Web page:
Energy consortium’s work with Indigenous partners is a blueprint for government and industry, says one Haisla councillor
KITIMAT — LNG Canada “set a new standard” for respectful consultation with First Nations, the deputy chief councillor of the Haisla Nation says about the energy consortium behind the green lit mega-project that is slated to be the first liquefied natural gas export terminal on B.C.’s coast.
Brenda Duncan’s comments came as Canada said it would not appeal the Federal Court of Appeal decision that axed cabinet approval of the Trans Mountain pipeline expansion bid. Instead, the government announced Wednesday it would appoint Supreme Court justice Frank Iacobucci to oversee a new round of consultations with Indigenous communities.
What LNG Canada did right in its multi-year consultation was engage consistently and early with community members and to sincerely listen and accommodate, Duncan said during an interview in Kitamaat Village, about 15 kilometres south of Kitimat. LNG Canada plans to build its terminal on the traditional territory of the Haisla Nation, across the Kitimat Arm of the Douglas Channel.
“We always hear about ‘nation building,’ and even before reconciliation became a term, or a buzz word, LNG Canada treated us as stewards of this land and as the landlords. … We’re very respectful of that,” Duncan said. The longtime councillor knew by Monday that the consortium would proceed with its investment. But she said it didn’t quite hit her until Tuesday morning, when she watched Haisla Chief Councillor Crystal Smith, Prime Minister Justin Trudeau, Premier John Horgan and others announce the historic decision on TV. It made for an emotional day, when some members greeted each other in the morning with tears of joy, Duncan said.
“We’ve been on the outside looking in at economic development in our territory for decades. It’s always been touted that Kitimat’s been built on industry. Our ancestors have been here for time immemorial, and we’ve been spectators to industry,” she said.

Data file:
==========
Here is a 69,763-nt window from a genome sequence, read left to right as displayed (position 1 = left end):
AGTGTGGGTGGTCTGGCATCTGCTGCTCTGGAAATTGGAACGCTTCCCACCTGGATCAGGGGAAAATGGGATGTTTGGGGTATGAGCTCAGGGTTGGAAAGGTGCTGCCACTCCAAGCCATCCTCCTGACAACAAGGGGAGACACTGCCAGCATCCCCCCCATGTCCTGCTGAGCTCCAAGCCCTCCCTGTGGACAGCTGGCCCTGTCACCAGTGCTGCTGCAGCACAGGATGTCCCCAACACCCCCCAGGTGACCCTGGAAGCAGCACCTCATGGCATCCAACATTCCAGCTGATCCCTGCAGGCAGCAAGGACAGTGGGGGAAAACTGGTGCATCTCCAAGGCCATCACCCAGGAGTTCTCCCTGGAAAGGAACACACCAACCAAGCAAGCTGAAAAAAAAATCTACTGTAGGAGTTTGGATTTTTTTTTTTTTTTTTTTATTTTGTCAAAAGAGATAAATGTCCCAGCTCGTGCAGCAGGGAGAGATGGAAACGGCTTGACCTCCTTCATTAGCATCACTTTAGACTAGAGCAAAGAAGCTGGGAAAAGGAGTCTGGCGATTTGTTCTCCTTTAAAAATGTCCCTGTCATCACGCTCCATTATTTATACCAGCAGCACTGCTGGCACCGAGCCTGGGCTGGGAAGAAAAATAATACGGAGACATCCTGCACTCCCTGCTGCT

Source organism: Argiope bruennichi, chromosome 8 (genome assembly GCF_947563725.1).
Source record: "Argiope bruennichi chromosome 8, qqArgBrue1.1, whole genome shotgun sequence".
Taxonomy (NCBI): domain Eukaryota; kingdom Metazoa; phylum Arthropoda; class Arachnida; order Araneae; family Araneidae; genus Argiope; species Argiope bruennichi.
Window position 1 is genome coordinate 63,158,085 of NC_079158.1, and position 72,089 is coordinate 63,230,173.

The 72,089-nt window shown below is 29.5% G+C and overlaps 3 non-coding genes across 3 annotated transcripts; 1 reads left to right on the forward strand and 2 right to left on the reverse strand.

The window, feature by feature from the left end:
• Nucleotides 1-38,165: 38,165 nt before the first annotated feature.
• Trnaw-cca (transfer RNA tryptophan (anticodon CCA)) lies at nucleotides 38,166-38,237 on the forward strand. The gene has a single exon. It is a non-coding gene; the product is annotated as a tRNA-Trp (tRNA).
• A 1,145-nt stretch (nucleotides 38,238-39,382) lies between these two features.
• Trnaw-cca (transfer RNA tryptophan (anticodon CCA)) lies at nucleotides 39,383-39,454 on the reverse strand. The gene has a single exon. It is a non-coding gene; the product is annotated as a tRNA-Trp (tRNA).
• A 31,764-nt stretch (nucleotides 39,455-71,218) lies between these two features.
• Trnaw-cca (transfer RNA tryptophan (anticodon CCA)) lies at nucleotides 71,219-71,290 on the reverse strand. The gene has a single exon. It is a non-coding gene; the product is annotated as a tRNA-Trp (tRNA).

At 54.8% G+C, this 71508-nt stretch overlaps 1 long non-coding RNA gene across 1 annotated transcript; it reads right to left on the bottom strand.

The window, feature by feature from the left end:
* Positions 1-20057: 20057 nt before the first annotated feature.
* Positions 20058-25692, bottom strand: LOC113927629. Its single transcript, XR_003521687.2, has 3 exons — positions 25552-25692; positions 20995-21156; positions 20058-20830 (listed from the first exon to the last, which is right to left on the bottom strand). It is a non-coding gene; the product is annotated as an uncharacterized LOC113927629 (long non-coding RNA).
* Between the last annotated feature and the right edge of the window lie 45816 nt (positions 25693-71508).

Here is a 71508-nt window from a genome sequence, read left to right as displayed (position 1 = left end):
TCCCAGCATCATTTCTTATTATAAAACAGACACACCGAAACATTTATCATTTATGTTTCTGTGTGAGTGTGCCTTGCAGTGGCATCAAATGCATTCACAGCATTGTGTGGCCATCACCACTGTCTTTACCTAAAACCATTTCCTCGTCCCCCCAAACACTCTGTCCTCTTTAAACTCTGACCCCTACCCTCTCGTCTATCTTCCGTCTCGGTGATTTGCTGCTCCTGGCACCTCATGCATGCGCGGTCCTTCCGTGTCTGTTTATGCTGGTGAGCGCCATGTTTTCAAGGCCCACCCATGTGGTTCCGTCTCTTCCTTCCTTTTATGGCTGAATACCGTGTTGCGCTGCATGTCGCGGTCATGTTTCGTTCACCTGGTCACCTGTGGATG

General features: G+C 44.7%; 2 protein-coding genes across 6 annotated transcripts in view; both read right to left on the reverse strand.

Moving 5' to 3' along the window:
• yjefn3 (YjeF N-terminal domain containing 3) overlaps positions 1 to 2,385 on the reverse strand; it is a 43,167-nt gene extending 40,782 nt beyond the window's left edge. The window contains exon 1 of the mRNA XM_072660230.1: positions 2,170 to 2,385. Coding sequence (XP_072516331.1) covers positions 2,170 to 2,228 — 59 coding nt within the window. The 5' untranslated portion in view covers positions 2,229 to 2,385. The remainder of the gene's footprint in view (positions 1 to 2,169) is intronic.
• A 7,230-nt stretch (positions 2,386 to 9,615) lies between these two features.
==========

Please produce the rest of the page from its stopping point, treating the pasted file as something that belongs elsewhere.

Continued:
“When LNG Canada first engaged with us, it was the first time ever that we were seen as partners — that we were treated as partners. And we are now participants in our own economy. It means a lot.” Haisla Deputy Chief Councillor Brenda Duncan said LNG Canada’s years of consultation efforts offer a blueprint for future engagement of First Nations by industry and government alike. Matt Robinson / PNG The benefits agreement between LNG Canada and the Haisla is known to its members, but not the broader public, Duncan said. But she could describe its effects.
“The benefits and revenue that it provides us … we’re able to empower a new generation of Haisla,” she said. “Whatever career aspirations our members have, we finally have the ability and the autonomy to do that.”
Staff at Natural Resources Canada said in a written statement that they welcomed the views of the Haisla Nation on consultations around LNG Canada and consistently seek to build on lessons learned.
Meanwhile, the elected councils of all 20 First Nations along the pipeline that will feed LNG Canada’s export terminal have reached agreements with the proponents of that project, which also got the go-ahead this week.
Karen Ogen-Toews, a former chief of the Wet’suwet’en Nation and CEO of the First Nations LNG Alliance of B.C., said in a news release that Trans Canada Corporation and Coastal GasLink had worked with the nations to protect the environment around the pipeline.
“And those agreements also mean training, education, jobs, business opportunities, and careers,” she said. “Imagine what these can do for First Nations communities where unemployment now can be running at 50 and 60 and 70 per cent.”
But the Wet’suwet’en Hereditary Chiefs, whose […]
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